Northwest Airlines will have to add a third regional partner if it wants more 50-seat jets for its Northwest Airlink division, according to an agreement with its pilots to limit the number of regional jets it leases to Pinnacle and Mesaba Airlines. More details surfaced last month of a new pilot union scope clause that allows a third partner to fly 40 more 50-seat jets, but essentially shuts out Mesaba from any 50-seat jet flying and limits Pinnacle to 139 jets total. As reported last month in AIN, the deal allows Northwest to assign Pinnacle another 10 fifty-seat CRJ200s and add six seats to 60 of its 44-seat CRJ440s. The scope clause still allows an unlimited number of 44-seat jets at the two existing regional affiliates, but continues to bar any Northwest Airlink partner from flying any airplane certified for more than 55 seats–for either Northwest or any other mainline code-share partner.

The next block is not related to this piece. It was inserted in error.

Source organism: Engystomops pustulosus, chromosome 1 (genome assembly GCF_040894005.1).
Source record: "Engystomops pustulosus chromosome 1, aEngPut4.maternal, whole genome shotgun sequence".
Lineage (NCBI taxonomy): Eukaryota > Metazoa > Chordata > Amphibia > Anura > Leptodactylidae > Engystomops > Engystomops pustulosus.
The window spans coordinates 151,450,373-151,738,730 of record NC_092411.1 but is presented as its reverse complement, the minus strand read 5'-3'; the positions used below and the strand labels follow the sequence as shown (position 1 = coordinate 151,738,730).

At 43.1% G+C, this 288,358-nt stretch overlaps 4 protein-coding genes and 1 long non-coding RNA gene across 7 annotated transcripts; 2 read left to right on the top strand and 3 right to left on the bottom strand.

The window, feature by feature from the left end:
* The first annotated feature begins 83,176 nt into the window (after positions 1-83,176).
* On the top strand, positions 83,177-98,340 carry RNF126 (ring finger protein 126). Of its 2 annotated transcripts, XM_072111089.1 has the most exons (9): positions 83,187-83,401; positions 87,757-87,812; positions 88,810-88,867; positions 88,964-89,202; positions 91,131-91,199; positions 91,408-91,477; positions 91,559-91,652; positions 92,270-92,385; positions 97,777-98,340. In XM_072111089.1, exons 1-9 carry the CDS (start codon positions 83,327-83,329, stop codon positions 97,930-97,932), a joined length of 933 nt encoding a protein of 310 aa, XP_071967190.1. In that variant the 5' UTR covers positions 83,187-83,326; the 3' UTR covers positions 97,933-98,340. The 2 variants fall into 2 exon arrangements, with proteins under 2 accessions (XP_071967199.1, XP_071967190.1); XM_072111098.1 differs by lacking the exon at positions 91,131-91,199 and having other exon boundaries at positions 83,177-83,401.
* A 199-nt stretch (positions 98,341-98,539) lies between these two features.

The pilots, represented by the Air Line Pilots Association, argued that if Northwest wanted wage concessions to help it increase its cash liquidity, the airline should stop buying airplanes to lease to its regional affiliates. Northwest leases to Pinnacle the Memphis-based regional’s 115 CRJs. The agreement to allow 40 more CRJ200s at a potential new partner gives Northwest the flexibility to absorb regional airplanes left idle by the collapse of another major airline such as US Airways.
Meanwhile, the Northwest pilots have agreed to talk about a new 70-seat jet pay scale at the mainline but adamantly oppose 70-seaters at any Airlink partner.
Consequently, Pinnacle Airlines v-p of marketing Phil Reed told AIN that his airline will aggressively seek relief to allow it to fly 70-seat jets with another major airline.
Last year Pinnacle became the subject of talk about a new deal with Northwest code-share partner Continental Airlines. Mesaba, meanwhile, continues to pursue new business for its Big Sky Airways subsidiary.